You already know the ancient Lithuanian word for good. Do you want to learn the modern one?
I know you do...
The modern Lithuanian word for good is geras.
While the first one is used in greetings, this one is used everywhere else. So, remembering that bus (or autobus) is autobusas, how would you say:
1 translation: The bus is good.
And, of course, the weather. It’s good today, init? Say:
2 translation: The weather is good.
Now, try saying:
3 translation: The evening isn’t good.
The word good in that sentence is obviously not used in greeting (as in labas vakaras) but to describe the evening, so it’s geras. Pretty obvious stuff, actually.
Now, I want you to remember how to say:
4 translation: He does it.
And from this:
5 translation: You (informal) do it.
Awesome. Now, if somebody does something, we want to describe how he does it. For example, in English, if we have the word bad and we want to use it to describe some action, we make it into badly (as in you do it badly). So, in English we add ly to the word. In Lithuanian it’s similar:
The Lithuanian ly for words is ai. Ai is always added to the feminine version of the words.
If you have ever studied Spanish or French or Portuguese you know in these languages the ly is some version of mente which is added to the feminine version of the words as well. In Lithuanian, it’s the same, only that it’s ai.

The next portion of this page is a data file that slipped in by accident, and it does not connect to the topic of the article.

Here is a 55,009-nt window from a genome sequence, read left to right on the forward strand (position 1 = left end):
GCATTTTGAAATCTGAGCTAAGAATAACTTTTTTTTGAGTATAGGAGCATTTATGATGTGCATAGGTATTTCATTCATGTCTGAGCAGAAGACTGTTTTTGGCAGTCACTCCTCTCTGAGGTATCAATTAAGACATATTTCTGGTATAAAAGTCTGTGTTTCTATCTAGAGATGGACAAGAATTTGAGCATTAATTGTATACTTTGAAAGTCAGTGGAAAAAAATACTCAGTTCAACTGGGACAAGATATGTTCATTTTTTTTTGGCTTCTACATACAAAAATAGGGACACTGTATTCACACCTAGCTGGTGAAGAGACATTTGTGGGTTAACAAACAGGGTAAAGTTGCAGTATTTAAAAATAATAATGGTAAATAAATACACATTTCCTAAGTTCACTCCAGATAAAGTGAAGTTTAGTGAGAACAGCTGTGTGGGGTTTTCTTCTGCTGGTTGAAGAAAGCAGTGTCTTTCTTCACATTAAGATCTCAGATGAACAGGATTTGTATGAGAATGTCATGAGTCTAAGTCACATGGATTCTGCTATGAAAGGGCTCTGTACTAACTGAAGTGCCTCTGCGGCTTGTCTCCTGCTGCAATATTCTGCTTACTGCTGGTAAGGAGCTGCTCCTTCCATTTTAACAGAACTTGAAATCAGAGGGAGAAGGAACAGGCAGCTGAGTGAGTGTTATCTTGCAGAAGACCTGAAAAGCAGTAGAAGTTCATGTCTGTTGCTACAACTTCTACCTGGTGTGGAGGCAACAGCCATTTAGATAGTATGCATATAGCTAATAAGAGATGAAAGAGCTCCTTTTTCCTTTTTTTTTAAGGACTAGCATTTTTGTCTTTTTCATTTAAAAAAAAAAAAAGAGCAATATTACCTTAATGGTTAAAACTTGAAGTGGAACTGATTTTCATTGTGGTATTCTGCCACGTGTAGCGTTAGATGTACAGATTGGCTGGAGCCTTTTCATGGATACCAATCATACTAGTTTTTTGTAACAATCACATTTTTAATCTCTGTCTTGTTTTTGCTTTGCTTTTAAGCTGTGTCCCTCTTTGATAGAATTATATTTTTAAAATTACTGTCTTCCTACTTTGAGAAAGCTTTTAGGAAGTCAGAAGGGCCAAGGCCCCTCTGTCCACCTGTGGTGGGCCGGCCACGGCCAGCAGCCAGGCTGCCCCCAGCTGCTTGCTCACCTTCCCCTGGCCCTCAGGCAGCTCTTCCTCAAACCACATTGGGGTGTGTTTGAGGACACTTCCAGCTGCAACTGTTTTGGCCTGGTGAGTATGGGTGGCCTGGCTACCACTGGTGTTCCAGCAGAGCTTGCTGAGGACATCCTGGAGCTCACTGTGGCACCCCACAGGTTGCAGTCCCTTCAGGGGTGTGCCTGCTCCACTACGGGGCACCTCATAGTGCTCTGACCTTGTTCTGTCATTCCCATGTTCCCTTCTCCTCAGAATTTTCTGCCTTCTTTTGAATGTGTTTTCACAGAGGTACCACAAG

So, for example, we have the word blogas - bad. The feminine version is bloga. You add ai and you get blogaai but Lithuanian does not like two repeating letters in the end of words so it becomes blogai.
Use this and say:
6 translation: You (informal) do it badly.
What about hotly. Could you make it:
7 translation: Hotly.
The English word well should be goodly in English if it wasn’t an exception. In Lithuanian there is no exception about that word. It uses geras to make this gimmick. So, how would you say:
8 translation: I do it well.
Yup. So, do you remember how to say:
9 translation: He speaks.
10 translation: I speak well.
Try to brag:
11 translation: You (informal) speak badly but I speak well.
Now, we know how to do it... But wait, there is something missing. Remember, I told you that I would tell you (eh) the second reason why the word labas is still important in Lithuanian. I will now.
First, how do you think you would make the labas ly (or ai) form:
Well, obvious. It’s laba (feminine form) + ai = labaai, then remove the repeating a and it becomes labai.
Now, in Ancient Lithuanian it should mean well. But wait... we already have the word gerai to mean well. We don’t need a second well. Plus we are not likely to use the word well in any greetings (we just use labas and laba in greetings) so we will always dispense with gerai to mean well.
So, the question was: what do we do with the word labai?
Somebody came up with an answer. We sometimes use the word well to mean very (this book is well interesting - this book is very interesting) so... why not use this labai to mean very?
And that’s exactly what they did!
The word labai means very in Lithuanian.
So, as promised, I am telling you now: this is the second reason why the word labas is important: it’s ai form is used to mean very. Try using the word very.
12 translation: You (informal) do it very badly.
13 translation: You (formal) do it very well.
You can use it in even more places:
14 translation: The weather is very hot.
And, let’s settle this with:
15 translation: I speak very well.